Sometimes we all need a good laugh in the face of adversity. With The What a Joke Comedy Fest, comedians around the country are taking back the national dialogue in a way that won’t negatively affect our healthcare system. The festival takes place in more than 30 cities over the inaugural weekend, with a local lineup of 20 comedians performing sets to benefit the ACLU. To prepare, we asked a few of the funny people participating in the series to get serious about the current State of the Union. For more activism activities, check out our inaugural weekend protest round-up. What a Joke Fest producers Emily Winter and Jenn Welch Photograph: Phil Provencio Emily Winter (TV Land): Which civil liberty needs protection most under the Trump administration? I think ranking civil liberties is dangerous. They all need to be protected because they're all actively in jeopardy. Look at our list of civil liberties. It reads like a checklist of things Trump doesn't give a shit about. What is the biggest joke in the country right now? Donald Trump is a joke. Unfortunately, the joke's on us. Jenn Welch (New York Comedy Festival): Which civil liberty needs protection most under the Trump administration? ALL OF THEM. The incoming administration has made it clear that civil liberties are now a luxury good only available to the rich, straight, white men who can afford them. What is the biggest joke in the country right now? ALL OF IT. It’s like Trump is Gallagher, t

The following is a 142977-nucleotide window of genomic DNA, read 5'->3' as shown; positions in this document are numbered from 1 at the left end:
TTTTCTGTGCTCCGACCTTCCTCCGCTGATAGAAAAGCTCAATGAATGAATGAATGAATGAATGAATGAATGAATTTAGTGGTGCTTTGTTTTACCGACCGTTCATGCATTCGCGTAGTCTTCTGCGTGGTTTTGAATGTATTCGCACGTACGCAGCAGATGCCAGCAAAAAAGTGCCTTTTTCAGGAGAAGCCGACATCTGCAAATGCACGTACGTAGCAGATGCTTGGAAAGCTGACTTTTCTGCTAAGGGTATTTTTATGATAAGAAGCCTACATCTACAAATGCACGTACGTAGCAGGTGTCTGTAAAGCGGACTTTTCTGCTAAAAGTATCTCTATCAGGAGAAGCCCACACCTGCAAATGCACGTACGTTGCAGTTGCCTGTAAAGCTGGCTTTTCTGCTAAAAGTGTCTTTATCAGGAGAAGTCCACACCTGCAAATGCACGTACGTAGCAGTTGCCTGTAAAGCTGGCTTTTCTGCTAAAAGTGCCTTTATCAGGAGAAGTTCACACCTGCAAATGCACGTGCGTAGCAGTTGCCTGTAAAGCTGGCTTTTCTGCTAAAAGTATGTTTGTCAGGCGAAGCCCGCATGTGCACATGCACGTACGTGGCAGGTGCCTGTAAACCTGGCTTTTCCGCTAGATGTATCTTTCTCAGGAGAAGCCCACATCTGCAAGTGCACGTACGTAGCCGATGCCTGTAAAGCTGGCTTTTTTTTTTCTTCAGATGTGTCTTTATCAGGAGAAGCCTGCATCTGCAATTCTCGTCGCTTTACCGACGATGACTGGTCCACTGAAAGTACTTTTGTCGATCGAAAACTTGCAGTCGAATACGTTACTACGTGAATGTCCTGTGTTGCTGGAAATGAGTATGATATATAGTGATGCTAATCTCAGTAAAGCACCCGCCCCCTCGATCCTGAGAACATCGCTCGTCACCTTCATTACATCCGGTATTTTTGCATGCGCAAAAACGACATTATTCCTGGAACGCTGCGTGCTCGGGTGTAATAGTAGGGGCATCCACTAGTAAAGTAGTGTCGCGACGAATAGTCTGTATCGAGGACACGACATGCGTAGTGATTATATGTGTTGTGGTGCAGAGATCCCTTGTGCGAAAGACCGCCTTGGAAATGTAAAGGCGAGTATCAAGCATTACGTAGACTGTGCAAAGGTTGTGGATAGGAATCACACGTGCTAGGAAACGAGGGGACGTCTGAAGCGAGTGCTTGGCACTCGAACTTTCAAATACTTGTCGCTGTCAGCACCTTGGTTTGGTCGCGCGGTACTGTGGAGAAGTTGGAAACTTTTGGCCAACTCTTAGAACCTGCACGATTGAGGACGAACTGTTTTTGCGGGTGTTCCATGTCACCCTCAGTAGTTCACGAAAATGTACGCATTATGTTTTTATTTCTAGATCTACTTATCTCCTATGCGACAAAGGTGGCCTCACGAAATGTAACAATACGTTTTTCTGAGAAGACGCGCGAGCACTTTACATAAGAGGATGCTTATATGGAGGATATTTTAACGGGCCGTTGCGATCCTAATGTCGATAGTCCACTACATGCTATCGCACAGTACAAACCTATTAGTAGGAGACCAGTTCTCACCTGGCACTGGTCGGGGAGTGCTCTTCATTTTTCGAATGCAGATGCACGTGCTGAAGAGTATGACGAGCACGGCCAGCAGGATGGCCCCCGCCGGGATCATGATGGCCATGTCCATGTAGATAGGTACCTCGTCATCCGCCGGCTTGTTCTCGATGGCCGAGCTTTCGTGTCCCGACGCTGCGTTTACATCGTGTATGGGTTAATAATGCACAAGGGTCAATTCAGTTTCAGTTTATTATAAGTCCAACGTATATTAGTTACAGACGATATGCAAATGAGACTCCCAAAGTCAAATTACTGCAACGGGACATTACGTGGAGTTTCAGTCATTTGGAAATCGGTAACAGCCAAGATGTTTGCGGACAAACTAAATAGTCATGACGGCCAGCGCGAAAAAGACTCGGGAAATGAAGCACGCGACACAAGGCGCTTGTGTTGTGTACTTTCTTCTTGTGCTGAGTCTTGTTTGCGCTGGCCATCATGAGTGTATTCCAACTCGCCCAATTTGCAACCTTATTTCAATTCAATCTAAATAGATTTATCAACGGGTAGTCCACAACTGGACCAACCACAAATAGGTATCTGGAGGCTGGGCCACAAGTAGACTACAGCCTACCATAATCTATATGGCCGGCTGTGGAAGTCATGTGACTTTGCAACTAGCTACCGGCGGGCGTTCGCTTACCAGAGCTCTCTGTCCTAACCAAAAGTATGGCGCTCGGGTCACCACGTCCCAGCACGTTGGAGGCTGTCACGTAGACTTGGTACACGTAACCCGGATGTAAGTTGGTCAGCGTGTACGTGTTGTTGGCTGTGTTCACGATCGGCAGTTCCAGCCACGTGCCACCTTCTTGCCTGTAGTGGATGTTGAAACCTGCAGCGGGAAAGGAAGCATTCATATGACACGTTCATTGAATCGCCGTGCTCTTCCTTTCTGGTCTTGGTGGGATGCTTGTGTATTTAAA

If the very thought of Donald Trump’s inaugural balls has you gagging, here are seven huuuge ways to act up in his very own backyard. Hit the streetsWhile thousands are expected to descend on Washington, D.C. for the Women’s March on Washington, local activist organizations, including the Center for the Women of New York, holds a sister protest, Women’s March on New York City. It starts at the United Nations headquarters with speakers and music. 1 Dag Hammarskjold Plaza (thehuman firstsociety.org). Sat 21 at 11am; free. Laugh about itComedians in 33 cities are ushering in the Trump era with a weekend of roasts and comedy shows benefiting the ACLU at What a Joke Comedy Fest. The New York lineup spans three days and three venues with acts including Janeane Garofalo, Dave Hill, Jenn Welch and many more. Various locations (whatajokefest.com). Thu 19–Sat 21 at various times; $15–$40. Grab a micLaunch four years of political action at Day One: A Poetry Reading and Open Mic, marking one day down and 1,459 to go. There’s a lineup schedule online, but get there early to add your name to the list. Poets House, 10 River Terr (212-431-7920, poetshouse.org). Fri 20 5–7pm; free. Rise upAs some in D.C. celebrate the Trump transition with a series of black-tie parties, register your discontent at Sanctuary’s Inaugural Ball. The kickoff of a month of protest via theater takes cues from such alternative movements as riot grrrl and the Nuyorican Poets Cafe. HERE, 145 Sixth Ave (212-352-3